TOP CHEF: Hoping to break the Wu Tang curse of poorly received (and reviewed) shows in S.B., flow master Raekwon the Chef hits Velvet Jones (423 State St.) this Tuesday, November 17. Since fellow Wu member Ghostface Killah bombed his solo show at Velvet Jones last month, it seems that folks have been waiting with baited breath to see (and hear) if Raekwon delivers. If the cuts off his recent sophomore effort, Only Built for Cuban Linx : Pt. II, are any indication, fans need not worry. Like past efforts, Pt. II drips with raw energy and in-your-face lyricism. But unlike so many of Raekwon’s contemporaries, this rapper knows when to lay low and groove. Case in point: the album’s all-in-the-family first single, “New Wu,” which features former Wu Tang Clan members Method Man and Ghostface, and production from none other than RZA-not to mention an eerily catchy sample from some random Baltimore vocal group. The result is catchy, laidback genius, and the groundwork for a great night of live hip-hop. For tickets and show info, call 965-8676 or visit


GENERATION NEXT: Lovers of baroque pop of the Arcade Fire-Stars-Decemberists variety, take heed. This Sunday, November 15, Muddy Waters Cafe (508 E. Haley St.) battens the hatches for a rollicking night of tunes from Loch Lomond and Generationals. While it’s tough to guess who will put on the better show here, it’s a guarantee that these two will not disappoint. For Portland five-piece Loch Lomond, it’s all about the details : lots of ’em. Quivering vocals, sweet xylophone colorings, and delicate percussive elements make songs like their new EP’s title track, “Night Bats,” go from meandering shoe-gaze to understated experimental pop of the most intimate variety. Add to that lead singer Ritchie Young’s Nico-meets-Colin Meloy style injections, and you’ve got yourself a recipe for greatness. As for New Orleans four-piece Generationals, you can expect something a little louder. The band mixes elements of ’60s doo-wop (“When They Fight, They Fight”) with pop songwriting sentiments of a much later era (i.e., MGMT and Ra Ra Riot) to create a sound that’s about as catchy as they come. Currently the band is touring around the middle states with none other than the Spinto Band, so we’re guessing this will be your first and last opportunity to catch them in a venue this tiny. Snag a ticket while you still can by visiting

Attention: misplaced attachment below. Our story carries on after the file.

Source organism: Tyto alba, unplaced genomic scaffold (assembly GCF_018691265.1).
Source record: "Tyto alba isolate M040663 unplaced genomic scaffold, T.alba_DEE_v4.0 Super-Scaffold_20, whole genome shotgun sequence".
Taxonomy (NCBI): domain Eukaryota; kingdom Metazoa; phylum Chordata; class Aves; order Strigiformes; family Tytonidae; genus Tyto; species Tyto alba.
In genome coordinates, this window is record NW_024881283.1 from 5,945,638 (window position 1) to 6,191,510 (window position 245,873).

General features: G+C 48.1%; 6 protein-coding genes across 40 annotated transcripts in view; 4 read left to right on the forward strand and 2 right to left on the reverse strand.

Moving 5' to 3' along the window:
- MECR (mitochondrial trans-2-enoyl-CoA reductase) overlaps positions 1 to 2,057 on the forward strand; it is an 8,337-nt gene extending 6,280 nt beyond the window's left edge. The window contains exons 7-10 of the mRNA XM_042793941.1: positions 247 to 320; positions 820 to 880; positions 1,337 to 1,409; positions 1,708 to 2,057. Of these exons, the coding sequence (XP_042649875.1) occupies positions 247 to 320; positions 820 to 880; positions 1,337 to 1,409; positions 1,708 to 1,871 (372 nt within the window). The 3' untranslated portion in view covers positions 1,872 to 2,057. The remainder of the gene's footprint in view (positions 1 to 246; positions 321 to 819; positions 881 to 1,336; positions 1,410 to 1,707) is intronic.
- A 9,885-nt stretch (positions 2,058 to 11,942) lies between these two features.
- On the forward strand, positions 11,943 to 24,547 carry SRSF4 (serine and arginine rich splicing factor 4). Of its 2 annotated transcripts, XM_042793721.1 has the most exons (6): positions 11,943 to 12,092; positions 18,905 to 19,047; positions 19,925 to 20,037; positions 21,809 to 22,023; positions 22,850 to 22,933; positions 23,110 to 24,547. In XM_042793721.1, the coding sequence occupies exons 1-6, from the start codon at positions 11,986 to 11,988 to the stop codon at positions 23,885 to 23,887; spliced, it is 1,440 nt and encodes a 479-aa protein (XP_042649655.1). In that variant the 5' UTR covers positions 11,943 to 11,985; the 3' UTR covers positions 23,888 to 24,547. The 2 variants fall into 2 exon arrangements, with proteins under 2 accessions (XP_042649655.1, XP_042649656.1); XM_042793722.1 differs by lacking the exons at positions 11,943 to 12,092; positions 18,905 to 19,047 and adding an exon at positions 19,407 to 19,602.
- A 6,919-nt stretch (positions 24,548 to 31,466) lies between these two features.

HELLO GOOD-BYES: On the S.B. circuit, dear friends and piano rock powerhouses Threadspinner kick off their West Coast tour this Friday, November 13, at Muddy Waters with L.A. three-piece Pollyn and H-Wood experimentalists Divisible. Following the show, the band will head down to L.A., then up through Oregon and Washington in support of their new EP, Night Chorus. The show starts at 8 p.m. For more info, visit

Also this Friday, local blues legend Alastair Greene (and a full backing band) dishes up a night-long shout-out to guitar legend Eric Clapton at SOhO (1221 State St.) starting at 9 p.m. “[Clapton] is one of a small handful of white musicians responsible for turning music fans on to one of the most important if not the most important musical art form-the blues,” Greene explained. “His guitar playing has inspired thousands to pick up the instrument and play. It is for these reasons I want to pay tribute.”

And on Tuesday, November 17, Biko Co-op Garage (6612 Sueno Rd.) hosts a night of experimental folk featuring Ventura’s warm and sunny rockers Tall Tales and the Silver Lining and S.B.’s own Mutineers. Also on board for the night are the Minneapolis duo Raccoon Raccoon, who’ll come bearing a slew of sleepy vocals and poignantly pretty lyrics (think Mazzy Star meets Goldfrapp). For show info, visit


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